Cats may be animals, but so many centuries of serving as domesticated pets has spoiled them. Cats today have become much more sensitive to the wild than the rest of the animal kingdom. Fleas, ticks, and other critters can quickly and quietly become a serious problem if your cat is outside often.
If your dog and cat are best friends, be sure to keep them separate after flea treatment. Your dog’s flea products are very hazardous for cats. Cats that come in contact with dog flea products often die. Be sure to use only cat products on your cat and only dog products on your dog.
Check your cat for ticks and fleas every week. If your cat does have fleas, there is a good chance that you also have fleas in your home. You might need some flea bombs or premise-control sprays, along with treating the cat, to get rid of the issue. If you don’t know what products to use for controlling ticks and fleas, talk to your vet for some safe options.
As your cat gets older, changes in behavior may signal pain. If your cat doesn’t like to jump or climb any more, it may be in pain. If your cat stops taking care of grooming or stops using its litter box, pain may be the cause. Be sure to have your older cat checked out by your vet if you notice behavior changes.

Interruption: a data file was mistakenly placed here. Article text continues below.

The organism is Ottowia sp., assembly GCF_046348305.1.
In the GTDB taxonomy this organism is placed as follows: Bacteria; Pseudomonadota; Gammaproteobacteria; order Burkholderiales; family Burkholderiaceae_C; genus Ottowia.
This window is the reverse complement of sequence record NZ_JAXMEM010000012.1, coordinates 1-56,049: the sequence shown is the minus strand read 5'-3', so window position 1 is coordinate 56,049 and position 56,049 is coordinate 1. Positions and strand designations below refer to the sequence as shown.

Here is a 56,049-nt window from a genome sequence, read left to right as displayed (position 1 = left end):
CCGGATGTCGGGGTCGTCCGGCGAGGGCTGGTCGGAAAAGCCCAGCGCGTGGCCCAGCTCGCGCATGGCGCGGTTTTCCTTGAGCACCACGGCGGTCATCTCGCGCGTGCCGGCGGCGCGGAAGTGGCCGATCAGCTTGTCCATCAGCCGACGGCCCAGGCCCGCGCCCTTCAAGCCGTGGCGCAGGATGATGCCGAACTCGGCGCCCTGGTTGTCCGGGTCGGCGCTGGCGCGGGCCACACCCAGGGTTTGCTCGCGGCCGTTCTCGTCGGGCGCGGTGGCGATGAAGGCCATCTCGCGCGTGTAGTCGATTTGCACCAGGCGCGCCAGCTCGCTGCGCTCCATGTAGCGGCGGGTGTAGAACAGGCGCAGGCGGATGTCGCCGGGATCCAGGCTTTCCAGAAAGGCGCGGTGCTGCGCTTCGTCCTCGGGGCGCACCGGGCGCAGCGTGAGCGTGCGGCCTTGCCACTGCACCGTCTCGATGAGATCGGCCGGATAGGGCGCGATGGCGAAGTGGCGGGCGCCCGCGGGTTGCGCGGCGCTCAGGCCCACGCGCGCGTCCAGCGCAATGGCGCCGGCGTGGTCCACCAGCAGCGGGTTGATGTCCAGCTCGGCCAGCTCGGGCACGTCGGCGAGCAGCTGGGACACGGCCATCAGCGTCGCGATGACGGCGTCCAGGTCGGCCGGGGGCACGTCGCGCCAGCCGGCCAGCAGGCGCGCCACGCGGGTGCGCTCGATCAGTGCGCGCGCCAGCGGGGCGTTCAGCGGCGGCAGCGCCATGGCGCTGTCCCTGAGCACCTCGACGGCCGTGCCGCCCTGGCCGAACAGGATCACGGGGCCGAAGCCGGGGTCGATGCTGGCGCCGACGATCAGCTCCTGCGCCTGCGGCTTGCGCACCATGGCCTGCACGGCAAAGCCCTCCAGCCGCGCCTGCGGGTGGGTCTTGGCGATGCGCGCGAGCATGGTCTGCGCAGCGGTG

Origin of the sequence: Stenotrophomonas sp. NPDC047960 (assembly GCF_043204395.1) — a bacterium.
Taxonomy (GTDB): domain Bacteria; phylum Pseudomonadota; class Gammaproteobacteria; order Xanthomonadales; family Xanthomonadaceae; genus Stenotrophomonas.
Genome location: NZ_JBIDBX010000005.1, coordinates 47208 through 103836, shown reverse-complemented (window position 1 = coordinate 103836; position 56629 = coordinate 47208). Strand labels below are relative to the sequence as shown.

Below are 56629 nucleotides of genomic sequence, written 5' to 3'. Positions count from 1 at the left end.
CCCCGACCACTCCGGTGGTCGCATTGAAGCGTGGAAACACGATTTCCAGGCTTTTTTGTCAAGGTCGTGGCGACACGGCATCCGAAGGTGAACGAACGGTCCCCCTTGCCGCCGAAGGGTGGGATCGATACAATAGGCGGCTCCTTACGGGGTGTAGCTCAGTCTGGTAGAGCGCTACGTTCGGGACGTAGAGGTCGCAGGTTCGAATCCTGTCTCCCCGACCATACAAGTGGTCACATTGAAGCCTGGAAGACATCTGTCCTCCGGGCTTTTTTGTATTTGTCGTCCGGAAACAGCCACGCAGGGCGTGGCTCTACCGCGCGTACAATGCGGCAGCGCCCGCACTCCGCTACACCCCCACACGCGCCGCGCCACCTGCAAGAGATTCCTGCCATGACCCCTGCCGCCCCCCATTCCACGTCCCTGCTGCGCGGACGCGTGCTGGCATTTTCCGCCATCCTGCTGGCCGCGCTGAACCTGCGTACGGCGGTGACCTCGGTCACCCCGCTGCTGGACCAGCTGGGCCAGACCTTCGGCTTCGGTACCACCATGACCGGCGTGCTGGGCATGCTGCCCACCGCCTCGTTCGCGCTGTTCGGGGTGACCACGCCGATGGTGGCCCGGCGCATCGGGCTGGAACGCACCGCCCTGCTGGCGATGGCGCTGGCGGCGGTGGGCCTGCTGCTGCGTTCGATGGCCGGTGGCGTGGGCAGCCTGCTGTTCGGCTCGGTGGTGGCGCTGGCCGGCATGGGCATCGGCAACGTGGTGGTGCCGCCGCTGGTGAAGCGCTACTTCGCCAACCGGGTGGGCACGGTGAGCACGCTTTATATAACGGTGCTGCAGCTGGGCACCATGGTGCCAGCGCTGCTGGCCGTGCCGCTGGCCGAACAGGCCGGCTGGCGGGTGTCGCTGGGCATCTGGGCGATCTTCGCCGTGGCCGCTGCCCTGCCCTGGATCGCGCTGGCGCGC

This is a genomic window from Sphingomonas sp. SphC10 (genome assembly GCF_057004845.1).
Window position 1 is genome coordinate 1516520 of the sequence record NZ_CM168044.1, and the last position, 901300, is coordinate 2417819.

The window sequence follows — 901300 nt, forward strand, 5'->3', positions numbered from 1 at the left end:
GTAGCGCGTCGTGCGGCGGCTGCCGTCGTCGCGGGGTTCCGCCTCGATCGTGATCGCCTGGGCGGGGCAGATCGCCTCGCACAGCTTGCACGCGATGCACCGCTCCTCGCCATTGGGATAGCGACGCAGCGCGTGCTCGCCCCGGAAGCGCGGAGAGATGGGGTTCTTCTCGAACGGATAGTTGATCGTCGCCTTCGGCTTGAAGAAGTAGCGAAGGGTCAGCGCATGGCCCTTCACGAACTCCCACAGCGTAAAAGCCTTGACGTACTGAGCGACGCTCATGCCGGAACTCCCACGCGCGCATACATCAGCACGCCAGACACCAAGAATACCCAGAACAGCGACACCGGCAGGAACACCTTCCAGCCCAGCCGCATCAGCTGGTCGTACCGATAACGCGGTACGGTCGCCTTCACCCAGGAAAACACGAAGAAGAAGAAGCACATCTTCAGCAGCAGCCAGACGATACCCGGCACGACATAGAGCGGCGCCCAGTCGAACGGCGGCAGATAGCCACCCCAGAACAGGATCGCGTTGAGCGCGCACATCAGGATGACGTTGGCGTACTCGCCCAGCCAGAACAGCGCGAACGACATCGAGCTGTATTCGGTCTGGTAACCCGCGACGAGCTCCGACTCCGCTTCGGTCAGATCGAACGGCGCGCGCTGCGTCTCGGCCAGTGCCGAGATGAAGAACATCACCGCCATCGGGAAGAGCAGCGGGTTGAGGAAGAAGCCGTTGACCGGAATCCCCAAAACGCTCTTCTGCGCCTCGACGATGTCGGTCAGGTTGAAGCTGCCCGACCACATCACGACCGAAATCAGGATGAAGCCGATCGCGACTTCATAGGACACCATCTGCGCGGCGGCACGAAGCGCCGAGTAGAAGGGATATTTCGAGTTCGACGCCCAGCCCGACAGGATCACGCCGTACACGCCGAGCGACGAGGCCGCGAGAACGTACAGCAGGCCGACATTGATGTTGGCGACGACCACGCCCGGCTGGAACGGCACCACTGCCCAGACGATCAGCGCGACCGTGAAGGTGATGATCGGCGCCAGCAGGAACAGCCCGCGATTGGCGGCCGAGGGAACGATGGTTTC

If you just got your cat you want to take them to the veterinarian right away, especially if it is a feral cat or kitten. Kittens are born with parasites and need shots and medication to get rid of them. Feral cats can carry diseases. This is why it is important to have them checked out immediately.
An indoor cat who gets a taste of the outdoors will forever want to go outside. If you know your cat will always be an indoor cat, do your best to keep them from sneaking out. You can try to train your cat to stay in your yard when you are outside.
Never have your cat declawed. Many people misunderstand declawing, thinking it is the simple removal of a cat’s nail. This is not true. In fact, the veterinarian must remove the top knuckle along with the claw during the procedure. This can result in arthritis pain later in life and many behavior problems, such as biting. There are many alternatives from scratching posts to glue-on claw caps that can protect your belongings from a cat’s claws without resorting to such a harsh surgical solution.
When you move your cat from one house to another, be sure to move the cat last. Set up a quiet room with familiar items for the cat. Keep your cat in the room and quiet for a day or two. Visit and feed the cat in the room. After a couple of days, the cat can explore the rest of the house.
The outside world doesn’t need to be a scary place for you or your cat. These tips should help keep your new pet safe from infections, poisonous wildlife, and other dangerous animals. If your cat can’t seem to escape some constant disturbance outside, it may need to spend more time indoors instead.